Ethnoprimatology

Author: Kerry M. Dore
Publisher: Cambridge University Press
ISBN: 1316982688
Size: 34.46 MB
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Ethnoprimatology, the combining of primatological and anthropological practice and the viewing of humans and other primates as living in integrated and shared ecological and social spaces, has become an increasingly popular approach to primate studies in the twenty-first century. Offering an insight into the investigation and documentation of human-nonhuman primate relations in the Anthropocene, this book guides the reader through the preparation, design, implementation, and analysis of an ethnoprimatological research project, offering practical examples of the vast array of methods and techniques at chapter level. With contributions from the world's leading experts in the field, Ethnoprimatology critically analyses current primate conservation efforts, outlines their major research questions, theoretical bases and methods, and tackles the challenges and complexities involved in mixed-methods research. Documenting the spectrum of current research in the field, it is an ideal volume for students and researchers in ethnoprimatology, primatology, anthropology, and conservation biology.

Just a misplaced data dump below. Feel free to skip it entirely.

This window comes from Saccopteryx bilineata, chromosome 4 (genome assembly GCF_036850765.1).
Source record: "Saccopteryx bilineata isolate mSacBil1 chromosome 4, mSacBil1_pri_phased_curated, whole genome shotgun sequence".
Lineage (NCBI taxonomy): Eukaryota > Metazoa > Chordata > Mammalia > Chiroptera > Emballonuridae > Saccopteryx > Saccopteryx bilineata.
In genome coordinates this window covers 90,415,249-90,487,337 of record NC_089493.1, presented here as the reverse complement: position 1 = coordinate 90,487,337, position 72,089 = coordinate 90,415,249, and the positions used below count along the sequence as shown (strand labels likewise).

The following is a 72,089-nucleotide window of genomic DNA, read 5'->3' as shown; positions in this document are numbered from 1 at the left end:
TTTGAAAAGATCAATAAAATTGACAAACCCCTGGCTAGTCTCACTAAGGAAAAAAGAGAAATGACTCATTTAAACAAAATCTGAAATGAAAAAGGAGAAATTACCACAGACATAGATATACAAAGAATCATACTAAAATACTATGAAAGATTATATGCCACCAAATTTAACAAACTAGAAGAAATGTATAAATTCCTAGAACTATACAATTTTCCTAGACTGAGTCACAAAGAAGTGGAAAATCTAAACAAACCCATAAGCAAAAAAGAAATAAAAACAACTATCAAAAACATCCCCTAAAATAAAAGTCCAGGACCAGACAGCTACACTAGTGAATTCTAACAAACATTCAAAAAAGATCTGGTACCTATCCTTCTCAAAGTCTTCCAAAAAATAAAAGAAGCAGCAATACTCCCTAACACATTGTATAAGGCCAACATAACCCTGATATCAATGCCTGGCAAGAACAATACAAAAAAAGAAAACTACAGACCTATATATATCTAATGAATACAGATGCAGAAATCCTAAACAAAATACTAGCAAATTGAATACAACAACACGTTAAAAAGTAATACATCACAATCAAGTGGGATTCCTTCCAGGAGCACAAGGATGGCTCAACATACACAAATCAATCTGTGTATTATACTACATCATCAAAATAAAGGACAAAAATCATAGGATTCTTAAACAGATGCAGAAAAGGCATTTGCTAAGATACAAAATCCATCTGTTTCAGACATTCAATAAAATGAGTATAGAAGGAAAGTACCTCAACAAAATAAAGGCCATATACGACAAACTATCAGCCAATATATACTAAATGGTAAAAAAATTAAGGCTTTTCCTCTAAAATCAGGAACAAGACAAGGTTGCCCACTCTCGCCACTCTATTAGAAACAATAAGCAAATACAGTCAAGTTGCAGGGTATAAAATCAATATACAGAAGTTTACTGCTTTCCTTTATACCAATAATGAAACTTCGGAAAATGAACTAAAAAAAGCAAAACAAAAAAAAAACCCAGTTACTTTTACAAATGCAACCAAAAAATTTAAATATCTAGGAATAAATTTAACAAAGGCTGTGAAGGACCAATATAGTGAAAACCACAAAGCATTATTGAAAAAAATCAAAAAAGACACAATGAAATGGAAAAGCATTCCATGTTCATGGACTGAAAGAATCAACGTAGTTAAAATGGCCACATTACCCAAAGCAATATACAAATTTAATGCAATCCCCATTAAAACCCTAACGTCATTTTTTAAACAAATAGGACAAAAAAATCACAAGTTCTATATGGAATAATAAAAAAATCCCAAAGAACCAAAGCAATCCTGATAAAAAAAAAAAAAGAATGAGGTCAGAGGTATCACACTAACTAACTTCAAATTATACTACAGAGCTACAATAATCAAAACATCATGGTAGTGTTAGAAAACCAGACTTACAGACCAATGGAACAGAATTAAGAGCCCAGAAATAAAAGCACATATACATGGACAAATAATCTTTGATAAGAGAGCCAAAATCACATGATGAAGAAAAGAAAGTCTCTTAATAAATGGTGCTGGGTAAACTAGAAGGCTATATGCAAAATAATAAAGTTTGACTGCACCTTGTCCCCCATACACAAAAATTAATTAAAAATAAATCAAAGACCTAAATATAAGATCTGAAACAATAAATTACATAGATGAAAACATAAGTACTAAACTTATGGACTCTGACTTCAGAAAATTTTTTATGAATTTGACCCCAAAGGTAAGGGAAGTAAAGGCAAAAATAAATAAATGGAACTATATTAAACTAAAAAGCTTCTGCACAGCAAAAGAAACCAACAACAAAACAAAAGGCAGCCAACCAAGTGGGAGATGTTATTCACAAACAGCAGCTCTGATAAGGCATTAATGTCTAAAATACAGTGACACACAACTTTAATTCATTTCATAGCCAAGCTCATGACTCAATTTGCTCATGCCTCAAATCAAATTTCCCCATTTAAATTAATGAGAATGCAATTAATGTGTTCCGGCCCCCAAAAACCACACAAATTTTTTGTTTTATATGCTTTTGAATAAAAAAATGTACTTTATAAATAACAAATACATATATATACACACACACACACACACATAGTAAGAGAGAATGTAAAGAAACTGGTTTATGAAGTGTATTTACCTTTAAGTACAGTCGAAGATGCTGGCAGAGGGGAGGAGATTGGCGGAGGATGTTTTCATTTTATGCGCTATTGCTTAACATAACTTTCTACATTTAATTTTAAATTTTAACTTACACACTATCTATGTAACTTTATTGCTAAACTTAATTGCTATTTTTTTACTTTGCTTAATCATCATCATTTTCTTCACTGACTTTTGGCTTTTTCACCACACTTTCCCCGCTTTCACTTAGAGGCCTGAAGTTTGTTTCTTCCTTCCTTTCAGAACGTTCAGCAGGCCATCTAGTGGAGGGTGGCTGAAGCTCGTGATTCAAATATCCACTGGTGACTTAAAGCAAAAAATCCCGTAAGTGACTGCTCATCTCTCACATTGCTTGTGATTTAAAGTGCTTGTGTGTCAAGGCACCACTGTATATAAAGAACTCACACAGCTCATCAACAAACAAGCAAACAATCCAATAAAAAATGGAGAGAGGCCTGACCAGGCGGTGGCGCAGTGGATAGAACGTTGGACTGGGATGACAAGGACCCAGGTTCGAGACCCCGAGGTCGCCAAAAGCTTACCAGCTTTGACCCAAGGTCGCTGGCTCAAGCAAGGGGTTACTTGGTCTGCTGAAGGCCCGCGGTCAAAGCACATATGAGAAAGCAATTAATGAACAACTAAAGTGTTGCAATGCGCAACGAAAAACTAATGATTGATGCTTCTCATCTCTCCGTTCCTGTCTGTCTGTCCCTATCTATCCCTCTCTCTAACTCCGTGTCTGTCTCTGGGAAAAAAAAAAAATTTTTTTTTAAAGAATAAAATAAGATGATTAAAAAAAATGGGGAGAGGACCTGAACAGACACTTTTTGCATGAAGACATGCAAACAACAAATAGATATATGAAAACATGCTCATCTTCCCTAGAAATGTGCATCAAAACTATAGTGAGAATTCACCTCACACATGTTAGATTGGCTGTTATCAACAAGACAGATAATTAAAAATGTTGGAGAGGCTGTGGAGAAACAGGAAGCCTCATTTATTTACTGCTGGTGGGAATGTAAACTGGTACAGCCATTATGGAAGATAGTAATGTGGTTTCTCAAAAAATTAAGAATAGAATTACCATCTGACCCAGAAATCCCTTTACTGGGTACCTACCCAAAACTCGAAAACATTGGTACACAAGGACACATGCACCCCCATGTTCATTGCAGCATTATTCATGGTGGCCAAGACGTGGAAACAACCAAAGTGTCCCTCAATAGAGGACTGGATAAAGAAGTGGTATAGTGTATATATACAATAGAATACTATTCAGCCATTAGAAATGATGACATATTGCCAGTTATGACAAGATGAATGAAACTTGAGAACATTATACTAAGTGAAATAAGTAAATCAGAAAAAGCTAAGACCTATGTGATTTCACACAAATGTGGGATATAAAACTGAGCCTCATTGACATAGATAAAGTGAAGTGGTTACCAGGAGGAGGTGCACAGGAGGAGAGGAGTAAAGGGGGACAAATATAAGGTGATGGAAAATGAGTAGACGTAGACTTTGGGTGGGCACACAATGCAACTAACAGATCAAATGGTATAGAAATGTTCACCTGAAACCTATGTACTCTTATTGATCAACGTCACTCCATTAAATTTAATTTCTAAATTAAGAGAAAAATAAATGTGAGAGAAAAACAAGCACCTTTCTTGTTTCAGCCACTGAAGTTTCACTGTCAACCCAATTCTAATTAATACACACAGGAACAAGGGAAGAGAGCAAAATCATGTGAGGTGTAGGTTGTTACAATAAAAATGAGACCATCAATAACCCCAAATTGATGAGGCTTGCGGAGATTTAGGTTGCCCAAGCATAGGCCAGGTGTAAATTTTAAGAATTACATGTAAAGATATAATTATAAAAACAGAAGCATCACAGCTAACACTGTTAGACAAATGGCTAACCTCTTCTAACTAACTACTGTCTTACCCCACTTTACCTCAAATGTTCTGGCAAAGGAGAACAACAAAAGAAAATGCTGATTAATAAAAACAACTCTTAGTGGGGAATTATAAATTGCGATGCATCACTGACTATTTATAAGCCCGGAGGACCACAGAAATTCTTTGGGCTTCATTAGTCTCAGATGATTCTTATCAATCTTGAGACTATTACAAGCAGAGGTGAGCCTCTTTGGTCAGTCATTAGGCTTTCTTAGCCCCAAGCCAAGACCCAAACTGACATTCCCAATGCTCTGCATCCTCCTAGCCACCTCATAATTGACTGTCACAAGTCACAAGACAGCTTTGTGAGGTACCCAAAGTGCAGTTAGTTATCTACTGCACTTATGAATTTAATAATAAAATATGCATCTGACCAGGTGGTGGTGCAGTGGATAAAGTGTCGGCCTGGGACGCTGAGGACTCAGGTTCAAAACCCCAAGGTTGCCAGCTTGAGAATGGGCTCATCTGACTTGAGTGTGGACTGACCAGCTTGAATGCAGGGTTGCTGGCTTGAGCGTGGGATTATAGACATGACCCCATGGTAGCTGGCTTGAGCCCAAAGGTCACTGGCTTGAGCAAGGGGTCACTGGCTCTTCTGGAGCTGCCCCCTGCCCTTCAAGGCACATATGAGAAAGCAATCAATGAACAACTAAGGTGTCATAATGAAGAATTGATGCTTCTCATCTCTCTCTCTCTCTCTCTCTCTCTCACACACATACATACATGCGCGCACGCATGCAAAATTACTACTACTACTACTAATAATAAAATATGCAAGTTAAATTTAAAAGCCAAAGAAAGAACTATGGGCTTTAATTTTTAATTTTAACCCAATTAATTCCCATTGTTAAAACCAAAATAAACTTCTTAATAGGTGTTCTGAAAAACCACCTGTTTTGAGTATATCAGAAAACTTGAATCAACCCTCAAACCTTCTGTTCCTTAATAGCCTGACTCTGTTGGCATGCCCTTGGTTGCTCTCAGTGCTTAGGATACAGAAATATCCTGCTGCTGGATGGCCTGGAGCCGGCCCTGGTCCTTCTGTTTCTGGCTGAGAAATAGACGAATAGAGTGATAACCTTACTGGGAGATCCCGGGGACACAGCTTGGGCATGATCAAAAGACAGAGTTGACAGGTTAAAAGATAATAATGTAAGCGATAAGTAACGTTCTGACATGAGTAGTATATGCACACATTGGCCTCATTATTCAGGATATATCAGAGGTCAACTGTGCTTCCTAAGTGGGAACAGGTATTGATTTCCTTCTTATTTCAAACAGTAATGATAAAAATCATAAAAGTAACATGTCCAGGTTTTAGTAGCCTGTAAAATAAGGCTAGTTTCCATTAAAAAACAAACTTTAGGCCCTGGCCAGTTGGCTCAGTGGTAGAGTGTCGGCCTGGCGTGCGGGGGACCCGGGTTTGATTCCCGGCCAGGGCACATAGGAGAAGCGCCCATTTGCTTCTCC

What Teeth Reveal About Human Evolution

Author: Debbie Guatelli-Steinberg
Publisher: Cambridge University Press
ISBN: 1107082102
Size: 14.23 MB
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Explores the insights that fossil hominin teeth provide about human evolution, linking findings with current debates in palaeoanthropology.

The Aquatic Ape Hypothesis

Author: Elaine Morgan
Publisher: Souvenir Press
ISBN: 0285639811
Size: 59.66 MB
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Why do humans differ from other primates? What do those differences tell us about human evolution? Elaine Morgan gives a revolutionary hypothesis that explains our anatomic anomalies--why we walk on two legs, why we are covered in fat, why we can control our rate of breathing? The answers point to one conclusion: millions of years ago our ancestors were trapped in a semi-aquatic environment. In presenting her case Elaine Morgan forces scientists to question accepted theories of human evolution.

The Metabolic Ghetto

Author: Jonathan Wells
Publisher: Cambridge University Press
ISBN: 1107009472
Size: 28.92 MB
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A multidisciplinary analysis of the role of nutrition in generating hierarchical societies and cultivating a global epidemic of chronic diseases.